I've always liked the street and I believe I got a little bit of the phase when it was still possible to immediately know where the ideas that appeared in magazines came from. Today it is no longer known whether the magazine feeds on the street or the street from the magazine. In the late 1980s, we needed to invent what didn't exist if we wanted to dress differently. Today everything is in some catalogue, including lifestyles complete with clothing, gastronomy, architecture, literature and music... an app helps you to be you. Its only job is to consume. I remember starting to make t-shirts in Tokyo because I always had an idea that would show up later somewhere. I thought: “if I do it, people will like it”. A simple account, and once again my drawing takes me. The right person came along, and I had my first chance in life to have my own business outside of the tattoo artist universe. It was my Japanese "father" who believed in the potential of the idea as a business and financed the project. Gold has always been a passion, more linked to superstition than style. I believe that gold brings me luck and it is the material that best matches my designs. Wax modeling ended up being so important as a job that I came to think that the tattoo was part of the path, and the sculpture the end point. Finally I was alone again, me, the block of wax and the tools, content.
And now you're opening a store. Tell us a little about her, please.
The store was another one of those things in life that wasn't on the list. I had a daughter in early 2013, Hari, and I planned a trip with her and my wife for 2014. The plan was to spend a season in Japan, six months or more, to see where life would take us. Turns out my wife got pregnant again, and that changed everything. We canceled the tickets and prepared as much as possible for the Nui's arrival. In my view, a baby's first year requires the whole family in the nest, and it is during this time that the "glue" dries. Every day together for a year, quietly, not touching things until the glue dries. Nui arrived in a house very different from the one Hari found when he was born, but despite the fact that the house routine is more intense, I don't want it to be different with him. The shop had always been in my head, and during these last few years, everything looked like Tokyo would offer me a second chance to leave the tattoo parlor and hit the streets again. I needed to start a new cycle of work in my life, and the arrival of my second child helped me to pursue this here, despite never having intended to open a store in São Paulo. I decided to look for the perfect place, for a place that only existed here, for a place that made me happy, like someone who opens a store on a street that he is passionate about and not just thinking about the "point" from a commercial point of view. Wanted a place that couldn't be found in any other city, but what's the fun? I've been going to Galeria do Rock since I was 15 years old and I take all the Japanese friends who visit me there, they all leave saying it was the most genuine and vibrant place they visited in the city. I started to carry out my plan to open the store there myself, without telling anyone or asking for advice. I did exactly what and how I wanted to do it, my wife Júlia being my greatest partner and accomplice. My only rule was that if things didn't go my way, I wouldn't force it, a mistake I've made a lot throughout my life. Over the course of three months, I experienced an unbelievable and emotional sequence of episodes that led to the opening of the shop on November 24, 2014. Despite the fact that I regularly need my moments alone, the big difference between the tattoo and the shop is exactly this: the possibility of working in collaboration with other people, of being part of a team and working in a group. This also interests me and makes a difference in my life. Tattooing is a solitary job by nature, and the shop allows me to show my work to more people. During this process I met and worked with people without whom none of this would have been possible and I started a new life cycle certain that I am doing what I have to do, feeling more part of the city and the country.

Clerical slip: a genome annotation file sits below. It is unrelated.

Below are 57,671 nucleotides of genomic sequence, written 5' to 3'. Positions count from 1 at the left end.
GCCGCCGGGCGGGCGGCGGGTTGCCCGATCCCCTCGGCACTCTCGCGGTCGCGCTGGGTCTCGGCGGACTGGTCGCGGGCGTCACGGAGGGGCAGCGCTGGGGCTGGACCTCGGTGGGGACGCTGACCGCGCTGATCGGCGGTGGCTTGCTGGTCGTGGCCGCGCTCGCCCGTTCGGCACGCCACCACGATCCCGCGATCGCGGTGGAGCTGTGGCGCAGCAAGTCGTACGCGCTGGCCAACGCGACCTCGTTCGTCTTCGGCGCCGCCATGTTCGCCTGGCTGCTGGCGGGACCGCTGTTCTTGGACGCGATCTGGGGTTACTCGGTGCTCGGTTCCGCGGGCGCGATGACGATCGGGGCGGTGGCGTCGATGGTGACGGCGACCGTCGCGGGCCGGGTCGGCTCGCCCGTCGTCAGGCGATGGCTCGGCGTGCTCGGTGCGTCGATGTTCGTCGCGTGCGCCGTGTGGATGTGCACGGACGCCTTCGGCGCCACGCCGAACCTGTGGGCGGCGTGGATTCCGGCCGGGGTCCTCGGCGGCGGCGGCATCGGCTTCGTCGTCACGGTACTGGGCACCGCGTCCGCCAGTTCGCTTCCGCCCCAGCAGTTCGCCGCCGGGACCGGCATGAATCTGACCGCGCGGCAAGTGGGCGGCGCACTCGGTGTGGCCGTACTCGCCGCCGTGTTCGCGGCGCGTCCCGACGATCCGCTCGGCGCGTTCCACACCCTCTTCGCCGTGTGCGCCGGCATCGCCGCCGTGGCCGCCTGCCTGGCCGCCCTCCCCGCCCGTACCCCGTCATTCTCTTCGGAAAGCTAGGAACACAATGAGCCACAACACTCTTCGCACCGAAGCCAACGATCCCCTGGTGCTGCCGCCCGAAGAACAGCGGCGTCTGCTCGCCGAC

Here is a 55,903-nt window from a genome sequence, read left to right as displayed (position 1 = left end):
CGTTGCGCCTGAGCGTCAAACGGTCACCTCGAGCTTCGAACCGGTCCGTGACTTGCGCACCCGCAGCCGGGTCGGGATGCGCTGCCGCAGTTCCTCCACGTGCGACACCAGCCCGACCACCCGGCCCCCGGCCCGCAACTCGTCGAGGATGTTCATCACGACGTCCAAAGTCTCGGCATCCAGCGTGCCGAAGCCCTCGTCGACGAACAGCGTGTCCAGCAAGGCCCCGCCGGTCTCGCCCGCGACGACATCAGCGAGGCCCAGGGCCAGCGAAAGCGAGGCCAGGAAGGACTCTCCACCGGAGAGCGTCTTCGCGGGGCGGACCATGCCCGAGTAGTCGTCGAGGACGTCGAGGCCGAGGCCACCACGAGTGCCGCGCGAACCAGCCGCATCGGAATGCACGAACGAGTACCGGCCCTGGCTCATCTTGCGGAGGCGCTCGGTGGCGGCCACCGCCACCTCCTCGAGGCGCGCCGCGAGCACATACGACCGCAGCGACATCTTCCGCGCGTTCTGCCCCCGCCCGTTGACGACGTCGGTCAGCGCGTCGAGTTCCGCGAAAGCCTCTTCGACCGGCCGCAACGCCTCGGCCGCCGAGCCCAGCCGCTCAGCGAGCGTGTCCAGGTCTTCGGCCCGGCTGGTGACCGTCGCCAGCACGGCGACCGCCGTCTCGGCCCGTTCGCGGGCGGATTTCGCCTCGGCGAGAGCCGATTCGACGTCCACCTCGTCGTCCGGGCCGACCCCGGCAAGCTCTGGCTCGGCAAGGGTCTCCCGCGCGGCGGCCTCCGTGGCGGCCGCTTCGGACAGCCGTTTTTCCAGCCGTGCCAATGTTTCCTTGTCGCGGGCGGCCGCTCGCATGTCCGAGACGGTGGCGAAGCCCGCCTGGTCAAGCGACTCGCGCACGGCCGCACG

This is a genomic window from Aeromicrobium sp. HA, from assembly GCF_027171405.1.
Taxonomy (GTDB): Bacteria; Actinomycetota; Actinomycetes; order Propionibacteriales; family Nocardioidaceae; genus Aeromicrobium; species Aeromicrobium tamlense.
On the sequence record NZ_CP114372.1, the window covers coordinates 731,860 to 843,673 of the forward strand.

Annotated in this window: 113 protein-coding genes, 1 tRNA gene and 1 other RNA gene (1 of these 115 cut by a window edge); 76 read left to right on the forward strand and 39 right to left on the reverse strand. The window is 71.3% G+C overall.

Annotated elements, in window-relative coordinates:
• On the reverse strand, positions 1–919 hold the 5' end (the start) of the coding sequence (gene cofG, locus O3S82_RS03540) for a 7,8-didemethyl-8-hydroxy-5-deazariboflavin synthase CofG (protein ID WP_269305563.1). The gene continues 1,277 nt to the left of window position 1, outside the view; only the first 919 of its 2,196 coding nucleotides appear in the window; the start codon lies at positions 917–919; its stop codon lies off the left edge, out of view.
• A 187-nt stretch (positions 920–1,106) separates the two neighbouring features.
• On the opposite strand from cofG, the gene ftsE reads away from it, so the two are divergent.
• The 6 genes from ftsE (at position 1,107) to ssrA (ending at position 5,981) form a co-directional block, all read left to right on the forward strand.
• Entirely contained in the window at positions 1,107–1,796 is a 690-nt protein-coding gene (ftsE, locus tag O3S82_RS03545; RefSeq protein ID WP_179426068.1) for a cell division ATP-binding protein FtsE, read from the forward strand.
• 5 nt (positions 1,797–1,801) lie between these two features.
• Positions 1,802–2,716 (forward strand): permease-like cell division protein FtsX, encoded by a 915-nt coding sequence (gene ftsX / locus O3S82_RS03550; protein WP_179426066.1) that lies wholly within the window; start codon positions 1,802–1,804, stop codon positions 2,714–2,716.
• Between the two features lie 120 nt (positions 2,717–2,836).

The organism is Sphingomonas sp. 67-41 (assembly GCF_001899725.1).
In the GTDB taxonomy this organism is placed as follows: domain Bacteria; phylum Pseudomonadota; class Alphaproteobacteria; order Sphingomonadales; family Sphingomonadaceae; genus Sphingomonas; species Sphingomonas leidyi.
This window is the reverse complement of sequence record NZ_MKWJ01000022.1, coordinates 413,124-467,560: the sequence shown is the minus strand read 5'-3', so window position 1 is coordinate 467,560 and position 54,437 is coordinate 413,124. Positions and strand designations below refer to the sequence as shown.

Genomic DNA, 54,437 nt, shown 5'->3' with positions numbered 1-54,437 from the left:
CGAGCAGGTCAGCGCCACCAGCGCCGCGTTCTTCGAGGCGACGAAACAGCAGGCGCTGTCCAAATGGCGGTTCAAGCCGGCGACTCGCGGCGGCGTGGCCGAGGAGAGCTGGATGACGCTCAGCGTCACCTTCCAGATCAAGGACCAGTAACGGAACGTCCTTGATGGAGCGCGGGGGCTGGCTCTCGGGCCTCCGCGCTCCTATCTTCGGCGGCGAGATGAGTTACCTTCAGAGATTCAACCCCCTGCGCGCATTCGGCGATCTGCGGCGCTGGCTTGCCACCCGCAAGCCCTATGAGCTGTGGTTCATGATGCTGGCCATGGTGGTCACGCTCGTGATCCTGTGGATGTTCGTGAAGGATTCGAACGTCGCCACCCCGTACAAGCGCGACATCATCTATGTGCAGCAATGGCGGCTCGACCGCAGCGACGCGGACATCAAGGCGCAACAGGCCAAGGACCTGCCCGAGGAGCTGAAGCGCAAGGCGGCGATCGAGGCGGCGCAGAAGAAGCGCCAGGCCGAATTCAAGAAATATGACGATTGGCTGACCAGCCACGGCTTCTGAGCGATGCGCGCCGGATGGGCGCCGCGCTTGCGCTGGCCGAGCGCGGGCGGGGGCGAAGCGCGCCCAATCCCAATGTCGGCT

Is the body more creative or more space for creation?
It depends on who this body will meet along the way.